AUM: $1.1B

30-Day SEC Yield: 4.77%

MER: 0.35%

Duration: 6.67 years

Average Maturity: 10.9 years

Inception: 04/10/2012

One way you can invest in Fallen Angels is by using an ETF which follows a Fallen Angels index. This ETF follows the BofA Merrill Lynch US Fallen Angel High Yield Index which is the same index being reference above.

It has $1.1B in assets under management. There is also another ETF, iShares Fallen Angels USD Bond ETF (FALN), however, it only has $15M AUM and has a low volume, so this ETF is the only feasible way to invest in Fallen Angels.

It is made up of USD bonds which were originally issued as investment-grade but have since been downgraded. It is rebalanced every month.

It has a 30-day SEC yield of 4.77% which is only slightly less than JNK's 4.96% even though it has a higher quality credit mix, however, it does have more risk related to its longer average duration and maturity.

When ANGL was compared to SPDR Bloomberg Barclays High Yield ETF (JNK) and Vanguard Intermediate Corporate Bond ETF (VCIT), it had superior price returns and total returns. Price returns since inception on May 10, 2012, were 20.5% compared to JNK's -3.8% and 4.0% for VCIT. It also had a lower drawdown in 2015/early 2016 having a drawdown of about 17% compared to JNK's 25% although VCIT offered more protection, and its price performance during that period was flat. For total returns, Fallen Angels had a 65% total return with JNK having a 34% and VCIT having 26% total returns.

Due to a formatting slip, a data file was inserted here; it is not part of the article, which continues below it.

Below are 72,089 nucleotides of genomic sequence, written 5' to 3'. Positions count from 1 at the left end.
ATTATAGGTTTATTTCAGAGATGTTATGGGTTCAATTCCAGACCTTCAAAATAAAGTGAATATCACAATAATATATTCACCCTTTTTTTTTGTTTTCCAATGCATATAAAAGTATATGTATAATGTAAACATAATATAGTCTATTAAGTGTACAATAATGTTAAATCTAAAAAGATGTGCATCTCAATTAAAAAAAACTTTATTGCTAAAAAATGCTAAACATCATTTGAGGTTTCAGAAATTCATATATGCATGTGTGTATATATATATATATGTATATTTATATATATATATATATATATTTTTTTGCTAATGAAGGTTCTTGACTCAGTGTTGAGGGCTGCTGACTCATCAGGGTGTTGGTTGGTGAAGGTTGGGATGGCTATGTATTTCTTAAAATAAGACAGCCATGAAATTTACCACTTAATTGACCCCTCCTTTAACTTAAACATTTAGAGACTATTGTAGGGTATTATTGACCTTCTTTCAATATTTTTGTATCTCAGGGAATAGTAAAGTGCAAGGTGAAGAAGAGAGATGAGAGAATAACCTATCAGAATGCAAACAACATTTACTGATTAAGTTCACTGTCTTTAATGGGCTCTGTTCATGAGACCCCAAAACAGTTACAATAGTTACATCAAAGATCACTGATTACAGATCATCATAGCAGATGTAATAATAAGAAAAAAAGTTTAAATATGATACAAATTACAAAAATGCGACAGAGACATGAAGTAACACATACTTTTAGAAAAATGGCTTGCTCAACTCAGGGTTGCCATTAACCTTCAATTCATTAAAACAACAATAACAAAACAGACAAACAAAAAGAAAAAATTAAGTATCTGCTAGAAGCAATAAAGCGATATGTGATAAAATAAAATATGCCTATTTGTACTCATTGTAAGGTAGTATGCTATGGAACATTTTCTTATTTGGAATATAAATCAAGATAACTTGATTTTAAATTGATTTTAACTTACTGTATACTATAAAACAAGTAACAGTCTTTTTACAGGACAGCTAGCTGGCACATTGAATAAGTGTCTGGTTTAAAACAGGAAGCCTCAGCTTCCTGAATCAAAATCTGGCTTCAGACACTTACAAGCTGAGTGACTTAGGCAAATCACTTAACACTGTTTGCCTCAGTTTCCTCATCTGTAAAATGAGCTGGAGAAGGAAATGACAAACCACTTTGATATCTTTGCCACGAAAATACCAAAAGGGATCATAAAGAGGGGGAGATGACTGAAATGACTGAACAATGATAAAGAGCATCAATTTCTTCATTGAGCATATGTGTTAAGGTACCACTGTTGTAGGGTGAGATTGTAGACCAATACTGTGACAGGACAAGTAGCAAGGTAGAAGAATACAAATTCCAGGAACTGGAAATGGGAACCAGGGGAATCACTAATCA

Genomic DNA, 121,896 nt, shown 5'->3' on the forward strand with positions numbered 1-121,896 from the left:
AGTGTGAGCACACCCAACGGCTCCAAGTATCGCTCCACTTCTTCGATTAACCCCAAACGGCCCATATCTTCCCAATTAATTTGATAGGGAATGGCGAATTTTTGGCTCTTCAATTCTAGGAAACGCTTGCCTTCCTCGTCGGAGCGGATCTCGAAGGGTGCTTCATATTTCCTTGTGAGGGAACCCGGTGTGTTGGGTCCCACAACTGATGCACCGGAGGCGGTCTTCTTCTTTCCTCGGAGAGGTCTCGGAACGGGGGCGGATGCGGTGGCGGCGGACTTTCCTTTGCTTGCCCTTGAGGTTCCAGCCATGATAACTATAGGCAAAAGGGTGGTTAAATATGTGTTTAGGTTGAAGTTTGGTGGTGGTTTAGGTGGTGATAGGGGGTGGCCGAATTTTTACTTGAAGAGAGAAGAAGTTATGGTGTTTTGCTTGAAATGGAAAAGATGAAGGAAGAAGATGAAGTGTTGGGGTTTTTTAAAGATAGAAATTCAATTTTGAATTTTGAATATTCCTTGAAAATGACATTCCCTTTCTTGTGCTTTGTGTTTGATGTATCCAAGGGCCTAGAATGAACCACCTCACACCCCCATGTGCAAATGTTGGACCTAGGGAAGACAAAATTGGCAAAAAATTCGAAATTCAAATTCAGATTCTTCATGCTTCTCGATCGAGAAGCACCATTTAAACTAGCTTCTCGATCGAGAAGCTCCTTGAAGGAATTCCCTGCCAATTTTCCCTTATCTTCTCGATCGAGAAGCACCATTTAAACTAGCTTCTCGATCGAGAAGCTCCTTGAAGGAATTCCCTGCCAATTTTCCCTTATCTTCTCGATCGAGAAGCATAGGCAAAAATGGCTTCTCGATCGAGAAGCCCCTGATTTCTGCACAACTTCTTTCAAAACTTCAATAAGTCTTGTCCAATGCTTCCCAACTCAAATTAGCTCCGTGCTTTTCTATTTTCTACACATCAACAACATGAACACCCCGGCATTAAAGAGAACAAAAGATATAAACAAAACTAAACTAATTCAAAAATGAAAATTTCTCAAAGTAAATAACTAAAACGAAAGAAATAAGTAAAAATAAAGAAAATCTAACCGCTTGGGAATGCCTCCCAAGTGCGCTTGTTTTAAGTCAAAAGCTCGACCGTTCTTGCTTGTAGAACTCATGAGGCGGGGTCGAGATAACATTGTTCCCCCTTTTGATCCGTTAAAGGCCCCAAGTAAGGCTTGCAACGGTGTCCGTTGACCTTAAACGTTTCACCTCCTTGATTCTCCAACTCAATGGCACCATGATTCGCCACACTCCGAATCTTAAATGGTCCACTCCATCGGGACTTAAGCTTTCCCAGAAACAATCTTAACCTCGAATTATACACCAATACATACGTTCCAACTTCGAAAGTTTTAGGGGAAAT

Credit Risk - The Fund does invest in noninvestment-grade rated bonds, therefore it will have a higher default rate and be more sensitive to weakening in the economy compared to investment-grade bonds. However, historically Fallen Angels have had a lower credit risk and default rates than the overall High Yield market. It has 75.9% of its assets in BB-rated bonds, whereas JNK only has 45.5% in BB-rated bonds with the rest being in B (18.9% for ANGL vs. 39.8% for JNK) and CCC-rated bonds (3.8% in ANGL only compared to 15.2% in JNK). Therefore, ANGL should be expected to have lower credit risk and default rates than JNK and should sell off less during recessions.